In the Southern part of Mexico City we can find Cerro de La Estrella, 1 of the 5 archeological sites in Mexico City, around 40 minutes from the historic city center.
Cerro de la Estrella archeological site and national park, on a clear day, has one of the best 360 views all over Mexico City, from the top of an extinct vulcano.
The park was originally designated in 1938 with 1,100 hectares, but the growth of the city has encroached on it and left it with less than 200 hectares. The site is named after the colonial-period Hacienda de la Estrella, located on the flanks of the hill.
Culture: Azteca. Period: 900 – 1521. The slopes of the hill where the hacienda was located had been inhabited from the earliest times, and the settlement grew in importance as the site of New Fire ceremonies, believed to revive the sun at the end of the cycle. It was celebrated every 52 years with ceremonies held in 1351, 1403, 1455 and 1507. The fall of Tenochtitlan prevented the celebration of the fifth event.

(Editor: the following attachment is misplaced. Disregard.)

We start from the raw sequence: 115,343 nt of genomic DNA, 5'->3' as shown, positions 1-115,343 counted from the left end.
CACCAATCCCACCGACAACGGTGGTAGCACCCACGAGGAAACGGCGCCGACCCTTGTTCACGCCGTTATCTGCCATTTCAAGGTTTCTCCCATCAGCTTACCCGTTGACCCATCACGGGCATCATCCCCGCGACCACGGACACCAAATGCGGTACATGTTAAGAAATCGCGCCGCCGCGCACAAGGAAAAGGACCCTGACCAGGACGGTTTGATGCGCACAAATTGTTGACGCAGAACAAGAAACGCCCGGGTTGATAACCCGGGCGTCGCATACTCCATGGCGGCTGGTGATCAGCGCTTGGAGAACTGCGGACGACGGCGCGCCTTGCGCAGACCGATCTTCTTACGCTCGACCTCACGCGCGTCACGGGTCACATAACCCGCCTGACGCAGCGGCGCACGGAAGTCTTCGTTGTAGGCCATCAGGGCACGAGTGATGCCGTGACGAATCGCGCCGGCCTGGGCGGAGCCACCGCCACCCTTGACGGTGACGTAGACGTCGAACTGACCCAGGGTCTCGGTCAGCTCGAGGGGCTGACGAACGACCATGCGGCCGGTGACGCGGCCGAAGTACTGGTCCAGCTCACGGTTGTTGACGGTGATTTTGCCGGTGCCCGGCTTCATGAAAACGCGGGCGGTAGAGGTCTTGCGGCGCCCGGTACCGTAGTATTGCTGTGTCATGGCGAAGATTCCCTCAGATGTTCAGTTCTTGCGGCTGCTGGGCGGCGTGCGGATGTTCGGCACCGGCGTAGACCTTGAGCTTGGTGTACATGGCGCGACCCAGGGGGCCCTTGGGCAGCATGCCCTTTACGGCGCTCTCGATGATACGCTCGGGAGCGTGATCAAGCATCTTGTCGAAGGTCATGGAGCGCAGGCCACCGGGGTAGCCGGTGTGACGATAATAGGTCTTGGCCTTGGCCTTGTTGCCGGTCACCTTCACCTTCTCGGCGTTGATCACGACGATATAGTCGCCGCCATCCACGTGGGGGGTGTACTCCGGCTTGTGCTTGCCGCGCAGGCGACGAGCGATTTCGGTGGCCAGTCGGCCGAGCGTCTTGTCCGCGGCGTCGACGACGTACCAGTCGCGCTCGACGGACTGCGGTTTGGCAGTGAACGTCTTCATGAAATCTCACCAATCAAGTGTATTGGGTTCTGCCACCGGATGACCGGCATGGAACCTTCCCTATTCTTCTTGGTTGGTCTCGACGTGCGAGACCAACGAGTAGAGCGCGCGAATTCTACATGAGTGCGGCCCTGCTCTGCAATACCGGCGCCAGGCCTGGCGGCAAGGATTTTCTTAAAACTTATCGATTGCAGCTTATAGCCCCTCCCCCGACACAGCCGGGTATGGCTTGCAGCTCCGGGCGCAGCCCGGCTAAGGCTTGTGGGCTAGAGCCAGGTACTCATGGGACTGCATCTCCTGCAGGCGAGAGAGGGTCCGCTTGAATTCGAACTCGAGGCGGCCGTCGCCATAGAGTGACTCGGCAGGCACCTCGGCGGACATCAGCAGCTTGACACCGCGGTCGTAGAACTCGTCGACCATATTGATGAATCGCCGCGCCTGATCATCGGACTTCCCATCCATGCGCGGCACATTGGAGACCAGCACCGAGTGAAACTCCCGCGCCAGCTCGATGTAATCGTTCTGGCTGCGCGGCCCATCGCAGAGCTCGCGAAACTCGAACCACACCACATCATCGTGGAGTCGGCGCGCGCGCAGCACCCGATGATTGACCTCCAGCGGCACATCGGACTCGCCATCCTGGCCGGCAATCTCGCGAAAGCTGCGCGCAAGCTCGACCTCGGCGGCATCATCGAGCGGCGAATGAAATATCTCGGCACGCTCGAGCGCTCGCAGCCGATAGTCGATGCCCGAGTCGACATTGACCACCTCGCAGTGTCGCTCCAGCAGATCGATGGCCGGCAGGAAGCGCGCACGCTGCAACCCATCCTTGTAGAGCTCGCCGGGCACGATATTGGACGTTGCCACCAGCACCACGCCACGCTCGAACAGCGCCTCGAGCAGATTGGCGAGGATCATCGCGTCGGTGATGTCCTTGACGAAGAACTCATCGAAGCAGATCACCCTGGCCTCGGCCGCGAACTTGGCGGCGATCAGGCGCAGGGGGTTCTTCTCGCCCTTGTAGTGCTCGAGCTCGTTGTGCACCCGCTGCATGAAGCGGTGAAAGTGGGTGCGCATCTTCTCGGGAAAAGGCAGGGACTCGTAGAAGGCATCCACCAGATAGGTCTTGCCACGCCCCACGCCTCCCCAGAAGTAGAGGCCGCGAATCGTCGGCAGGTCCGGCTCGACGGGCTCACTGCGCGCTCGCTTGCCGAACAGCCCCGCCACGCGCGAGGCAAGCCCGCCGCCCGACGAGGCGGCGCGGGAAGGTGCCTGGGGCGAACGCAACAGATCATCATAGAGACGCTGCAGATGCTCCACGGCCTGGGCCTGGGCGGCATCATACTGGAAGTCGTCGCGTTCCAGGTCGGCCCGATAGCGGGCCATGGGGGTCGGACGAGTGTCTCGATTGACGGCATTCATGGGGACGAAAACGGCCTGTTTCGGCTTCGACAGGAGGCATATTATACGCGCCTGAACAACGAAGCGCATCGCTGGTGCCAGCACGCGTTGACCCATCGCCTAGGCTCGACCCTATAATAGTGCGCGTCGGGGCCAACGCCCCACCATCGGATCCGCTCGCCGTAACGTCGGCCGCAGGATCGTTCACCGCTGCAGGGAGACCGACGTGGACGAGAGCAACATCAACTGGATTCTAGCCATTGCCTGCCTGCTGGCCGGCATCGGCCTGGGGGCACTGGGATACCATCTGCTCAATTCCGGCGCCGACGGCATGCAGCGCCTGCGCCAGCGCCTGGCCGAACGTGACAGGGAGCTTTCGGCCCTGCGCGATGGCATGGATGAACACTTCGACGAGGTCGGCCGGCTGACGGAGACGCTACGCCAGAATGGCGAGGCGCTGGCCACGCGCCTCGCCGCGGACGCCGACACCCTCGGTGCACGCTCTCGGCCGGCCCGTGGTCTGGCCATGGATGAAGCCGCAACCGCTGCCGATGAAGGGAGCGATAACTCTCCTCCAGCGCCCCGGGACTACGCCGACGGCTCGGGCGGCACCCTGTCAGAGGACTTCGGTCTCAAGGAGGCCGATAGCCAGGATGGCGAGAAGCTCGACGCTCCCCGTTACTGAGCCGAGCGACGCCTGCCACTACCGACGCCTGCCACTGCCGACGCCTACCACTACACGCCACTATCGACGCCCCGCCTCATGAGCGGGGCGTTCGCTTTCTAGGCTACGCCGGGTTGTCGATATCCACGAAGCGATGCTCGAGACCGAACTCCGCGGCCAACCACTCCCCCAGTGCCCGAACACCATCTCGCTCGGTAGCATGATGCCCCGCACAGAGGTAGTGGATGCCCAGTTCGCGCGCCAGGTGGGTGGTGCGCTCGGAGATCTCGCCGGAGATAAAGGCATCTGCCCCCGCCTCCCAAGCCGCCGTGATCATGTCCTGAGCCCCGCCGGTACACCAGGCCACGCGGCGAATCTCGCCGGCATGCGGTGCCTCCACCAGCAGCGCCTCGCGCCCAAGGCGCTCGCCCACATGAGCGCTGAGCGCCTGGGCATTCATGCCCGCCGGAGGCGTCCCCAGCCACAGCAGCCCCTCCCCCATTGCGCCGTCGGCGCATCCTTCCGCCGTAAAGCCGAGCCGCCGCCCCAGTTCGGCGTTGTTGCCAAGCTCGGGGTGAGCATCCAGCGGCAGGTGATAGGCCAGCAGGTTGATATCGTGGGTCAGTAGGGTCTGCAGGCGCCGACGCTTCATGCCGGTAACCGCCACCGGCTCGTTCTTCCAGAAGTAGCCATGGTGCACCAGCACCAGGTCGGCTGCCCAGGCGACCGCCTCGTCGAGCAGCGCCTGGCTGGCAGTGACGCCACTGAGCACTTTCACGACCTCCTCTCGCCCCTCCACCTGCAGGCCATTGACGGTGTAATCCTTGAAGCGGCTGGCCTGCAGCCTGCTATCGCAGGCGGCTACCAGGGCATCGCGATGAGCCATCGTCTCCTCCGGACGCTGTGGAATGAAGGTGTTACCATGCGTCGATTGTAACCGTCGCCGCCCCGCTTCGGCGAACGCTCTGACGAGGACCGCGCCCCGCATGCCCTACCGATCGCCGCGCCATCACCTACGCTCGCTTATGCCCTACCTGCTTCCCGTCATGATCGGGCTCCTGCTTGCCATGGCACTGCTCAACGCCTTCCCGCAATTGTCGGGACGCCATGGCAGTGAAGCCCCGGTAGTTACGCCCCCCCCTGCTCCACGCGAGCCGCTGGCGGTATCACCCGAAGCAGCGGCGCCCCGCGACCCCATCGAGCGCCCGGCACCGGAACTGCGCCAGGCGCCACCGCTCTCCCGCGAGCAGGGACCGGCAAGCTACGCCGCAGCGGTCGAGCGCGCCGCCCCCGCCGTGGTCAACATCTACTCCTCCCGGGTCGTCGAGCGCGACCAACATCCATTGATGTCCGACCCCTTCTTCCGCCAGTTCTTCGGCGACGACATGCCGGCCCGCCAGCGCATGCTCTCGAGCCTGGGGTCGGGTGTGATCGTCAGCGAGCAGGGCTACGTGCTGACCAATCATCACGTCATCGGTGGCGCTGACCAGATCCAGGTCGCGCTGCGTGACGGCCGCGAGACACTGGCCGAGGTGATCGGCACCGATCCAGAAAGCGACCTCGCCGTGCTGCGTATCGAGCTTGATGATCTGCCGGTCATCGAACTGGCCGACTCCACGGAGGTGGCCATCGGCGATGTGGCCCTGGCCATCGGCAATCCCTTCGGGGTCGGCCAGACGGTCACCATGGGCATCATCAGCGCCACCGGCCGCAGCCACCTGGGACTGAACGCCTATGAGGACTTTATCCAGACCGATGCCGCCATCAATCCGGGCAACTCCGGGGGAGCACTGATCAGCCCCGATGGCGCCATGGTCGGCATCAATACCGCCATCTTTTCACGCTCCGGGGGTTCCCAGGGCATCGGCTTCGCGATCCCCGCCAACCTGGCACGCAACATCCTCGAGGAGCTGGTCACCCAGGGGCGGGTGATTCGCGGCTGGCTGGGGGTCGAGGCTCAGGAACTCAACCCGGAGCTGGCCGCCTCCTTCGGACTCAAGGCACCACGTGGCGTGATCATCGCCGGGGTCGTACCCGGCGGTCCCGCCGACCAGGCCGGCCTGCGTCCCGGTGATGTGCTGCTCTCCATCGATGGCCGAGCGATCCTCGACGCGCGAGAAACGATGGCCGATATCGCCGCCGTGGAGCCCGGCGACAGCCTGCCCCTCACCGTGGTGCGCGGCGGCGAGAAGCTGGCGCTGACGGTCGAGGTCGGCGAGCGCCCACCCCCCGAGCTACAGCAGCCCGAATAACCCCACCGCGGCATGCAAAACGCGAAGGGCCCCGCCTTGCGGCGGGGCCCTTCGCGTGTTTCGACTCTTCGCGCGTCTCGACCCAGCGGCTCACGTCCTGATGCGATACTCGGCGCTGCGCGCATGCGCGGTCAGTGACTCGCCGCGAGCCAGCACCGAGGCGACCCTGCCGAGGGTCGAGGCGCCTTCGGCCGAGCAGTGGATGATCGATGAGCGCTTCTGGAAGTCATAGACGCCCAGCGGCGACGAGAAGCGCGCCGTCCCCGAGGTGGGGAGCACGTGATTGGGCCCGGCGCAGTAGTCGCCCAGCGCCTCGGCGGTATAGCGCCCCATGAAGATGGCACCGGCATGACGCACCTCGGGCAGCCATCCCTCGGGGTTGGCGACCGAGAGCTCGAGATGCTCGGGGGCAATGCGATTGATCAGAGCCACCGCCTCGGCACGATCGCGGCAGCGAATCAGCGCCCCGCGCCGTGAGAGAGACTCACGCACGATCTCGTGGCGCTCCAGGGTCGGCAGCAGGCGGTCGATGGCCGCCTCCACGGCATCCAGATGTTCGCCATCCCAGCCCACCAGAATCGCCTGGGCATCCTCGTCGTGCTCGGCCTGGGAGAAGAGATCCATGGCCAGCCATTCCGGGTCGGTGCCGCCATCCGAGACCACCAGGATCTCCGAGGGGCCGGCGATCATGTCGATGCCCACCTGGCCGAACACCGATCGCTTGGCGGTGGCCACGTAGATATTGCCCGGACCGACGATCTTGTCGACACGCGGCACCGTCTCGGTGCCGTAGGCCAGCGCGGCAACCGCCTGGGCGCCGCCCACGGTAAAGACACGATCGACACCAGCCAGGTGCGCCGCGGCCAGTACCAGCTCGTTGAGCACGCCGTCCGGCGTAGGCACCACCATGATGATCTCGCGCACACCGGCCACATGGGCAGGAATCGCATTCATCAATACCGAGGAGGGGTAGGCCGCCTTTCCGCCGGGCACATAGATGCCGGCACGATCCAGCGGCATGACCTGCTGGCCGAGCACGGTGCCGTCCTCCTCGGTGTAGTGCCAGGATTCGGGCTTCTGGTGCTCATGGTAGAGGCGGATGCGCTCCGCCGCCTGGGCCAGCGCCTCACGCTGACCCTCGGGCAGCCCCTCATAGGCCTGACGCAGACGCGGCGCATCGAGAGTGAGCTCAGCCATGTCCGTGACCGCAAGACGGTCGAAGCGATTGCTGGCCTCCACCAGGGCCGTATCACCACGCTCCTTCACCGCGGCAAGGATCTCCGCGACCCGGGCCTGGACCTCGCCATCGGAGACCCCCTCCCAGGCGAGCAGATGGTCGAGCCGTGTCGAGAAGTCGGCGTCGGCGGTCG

Did you know: The Mexica conceived of the universe as a great flower with four petals representing the cardinal directions, while at the center of the flower lay the great Tenochtitlan (now Mexico City). In order to avoid the “death of the Sun,” which would bring total darkness to the universe, the priesthood would carry out a New Fire ceremony every 52 years, at the moment when the start of the solar and lunar years coincided. Research has revealed that the Colhua were the first to use the summit of the hill to carry out the “toxiuhmopolli” or New Fire ceremony.
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